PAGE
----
As Tulo, CarGo rise, Rockies look for more
DENVER -- The Rockies' best dreams heading into this season were based on Troy Tulowitzki and Carlos Gonzalez being healthy and productive. The hitting came late, but it's here.
From May 29 through Thursday, Tulowitzki's .397 batting average was second in the Majors to that of the D-backs' Paul Goldschmidt. From May 27 through Thursday, Gonzalez hit .303 with six home runs and had hits in 17 of the 20 contests. Yet the Rockies entered Friday's opener of three games against the Brewers having lost eight of nine, including four straight.
Pitching is a huge part of the problem. Outside of a Jorge De La Rosa 4-1 victory at Miami on Sunday, the Rockies have given up at least five runs in five of the losses. In being swept in a four-game set with the Astros, starting pitching was homer-prone -- often as soon as the Rockies had a big inning.
"We can't hold a lead," Tulowitzki said. "It seems like if we score some runs, we give some up. It's like we're playing from behind, a lot of long innings."
But the hitters haven't earned the right to complain. Rockies also are averaging 2.7 runs in the last nine games entering Friday. The Rockies' .295 average with runners in scoring position ranks second in the National League, but in the last nine games they're 11-for-65 in that instance.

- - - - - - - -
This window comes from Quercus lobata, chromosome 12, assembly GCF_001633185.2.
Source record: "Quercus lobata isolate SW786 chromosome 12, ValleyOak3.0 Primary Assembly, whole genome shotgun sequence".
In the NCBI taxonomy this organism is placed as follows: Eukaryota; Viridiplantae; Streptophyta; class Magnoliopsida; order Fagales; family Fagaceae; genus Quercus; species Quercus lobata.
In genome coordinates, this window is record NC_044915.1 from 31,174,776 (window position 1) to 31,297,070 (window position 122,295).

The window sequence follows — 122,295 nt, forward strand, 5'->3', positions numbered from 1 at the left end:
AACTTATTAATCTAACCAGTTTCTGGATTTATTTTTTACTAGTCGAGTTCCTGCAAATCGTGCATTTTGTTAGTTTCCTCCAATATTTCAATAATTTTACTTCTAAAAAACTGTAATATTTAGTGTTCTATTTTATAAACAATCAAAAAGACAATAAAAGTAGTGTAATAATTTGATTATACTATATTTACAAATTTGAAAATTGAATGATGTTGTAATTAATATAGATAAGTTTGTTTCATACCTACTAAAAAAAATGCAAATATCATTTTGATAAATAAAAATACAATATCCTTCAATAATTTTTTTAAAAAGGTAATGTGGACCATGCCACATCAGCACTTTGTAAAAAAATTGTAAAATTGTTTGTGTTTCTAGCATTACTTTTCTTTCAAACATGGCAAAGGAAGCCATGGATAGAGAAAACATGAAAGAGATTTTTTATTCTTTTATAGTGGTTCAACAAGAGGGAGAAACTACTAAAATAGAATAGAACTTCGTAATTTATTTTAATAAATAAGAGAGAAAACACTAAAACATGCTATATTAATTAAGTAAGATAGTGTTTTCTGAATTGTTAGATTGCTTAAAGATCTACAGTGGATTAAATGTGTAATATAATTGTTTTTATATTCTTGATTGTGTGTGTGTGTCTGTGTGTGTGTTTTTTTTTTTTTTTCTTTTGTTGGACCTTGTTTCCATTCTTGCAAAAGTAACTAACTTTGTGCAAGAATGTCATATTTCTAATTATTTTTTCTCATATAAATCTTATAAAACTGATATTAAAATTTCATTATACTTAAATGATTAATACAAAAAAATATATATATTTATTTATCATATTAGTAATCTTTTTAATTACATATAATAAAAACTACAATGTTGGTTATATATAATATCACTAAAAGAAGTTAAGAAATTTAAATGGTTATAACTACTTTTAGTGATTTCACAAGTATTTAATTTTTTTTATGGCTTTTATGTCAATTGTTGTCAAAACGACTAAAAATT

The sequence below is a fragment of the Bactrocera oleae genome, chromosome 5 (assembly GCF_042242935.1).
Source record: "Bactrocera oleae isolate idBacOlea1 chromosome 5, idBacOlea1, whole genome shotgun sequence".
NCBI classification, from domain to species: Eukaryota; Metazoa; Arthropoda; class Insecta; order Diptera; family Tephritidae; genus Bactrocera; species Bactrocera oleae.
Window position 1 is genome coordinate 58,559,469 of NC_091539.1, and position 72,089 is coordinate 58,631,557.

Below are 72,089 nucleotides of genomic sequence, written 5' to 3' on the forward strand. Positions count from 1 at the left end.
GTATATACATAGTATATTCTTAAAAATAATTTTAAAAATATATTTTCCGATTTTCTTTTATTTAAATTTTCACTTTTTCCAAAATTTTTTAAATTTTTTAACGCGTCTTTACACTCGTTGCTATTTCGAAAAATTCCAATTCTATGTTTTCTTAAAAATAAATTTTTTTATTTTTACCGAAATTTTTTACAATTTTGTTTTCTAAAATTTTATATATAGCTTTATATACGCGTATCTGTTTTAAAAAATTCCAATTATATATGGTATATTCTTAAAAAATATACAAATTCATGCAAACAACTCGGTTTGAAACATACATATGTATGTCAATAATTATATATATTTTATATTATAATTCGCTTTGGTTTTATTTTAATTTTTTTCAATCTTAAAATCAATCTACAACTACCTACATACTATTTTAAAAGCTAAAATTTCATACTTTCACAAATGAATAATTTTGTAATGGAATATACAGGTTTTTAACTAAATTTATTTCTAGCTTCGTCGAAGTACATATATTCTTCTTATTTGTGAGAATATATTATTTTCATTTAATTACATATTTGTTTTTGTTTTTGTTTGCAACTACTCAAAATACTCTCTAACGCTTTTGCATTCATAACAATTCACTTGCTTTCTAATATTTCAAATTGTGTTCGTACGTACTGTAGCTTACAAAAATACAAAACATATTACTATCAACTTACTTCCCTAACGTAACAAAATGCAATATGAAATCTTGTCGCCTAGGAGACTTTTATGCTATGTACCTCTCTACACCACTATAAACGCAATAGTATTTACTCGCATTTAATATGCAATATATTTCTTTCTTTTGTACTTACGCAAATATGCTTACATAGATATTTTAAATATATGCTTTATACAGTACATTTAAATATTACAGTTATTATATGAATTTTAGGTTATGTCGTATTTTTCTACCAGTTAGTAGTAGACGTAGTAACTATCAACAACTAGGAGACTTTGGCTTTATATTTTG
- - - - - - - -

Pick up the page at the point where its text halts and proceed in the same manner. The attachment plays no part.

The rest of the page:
While the two sluggers are doing better, Gonzalez said they aren't doing well enough to carry the team.
"We can still be better than what we are right now," Gonzalez said. "For me, I'm getting hits, I'm hitting the ball out of the ballpark and things are getting better, but I still believe I can get better. I know Tulo's not satisfied. He understands the reason he's here is to drive in runs and hit for extra bases. He's getting hits, but I know my guy and he knows he can play better than he's playing right now."
Tulowitzki said, "We just haven't had that momentum. Once we get some momentum, we'll play better."
Before the skid, the pitching had taken flight and at times carried the offense. Manager Walt Weiss believes a turnaround is possible if the pitching and hitting sects don't splinter. Toward that end, he called a meeting of hitters in his office before Friday's game. It wasn't a strategy session.
"The most important element for me is our mindset, and where we're at there," Weiss said.
Hitting coach Blake Doyle said, "This is a team thing. When the pitchers are doing real well, the hitters need to be doing real well, and vice versa. I have all the faith in the world that we're going to come out of this and start tonight.
"How do you get out of a slump? One win, and then you start adding on top of it."
• Right-handed pitcher Rafael Betancourt, on the disabled list with vertigo symptoms brought on by a sinus infection, faced hitters Friday at Coors Field as he works toward an injury rehab assignment. Betancourt will pitch Sunday for Triple-A Albuquerque against Tacoma.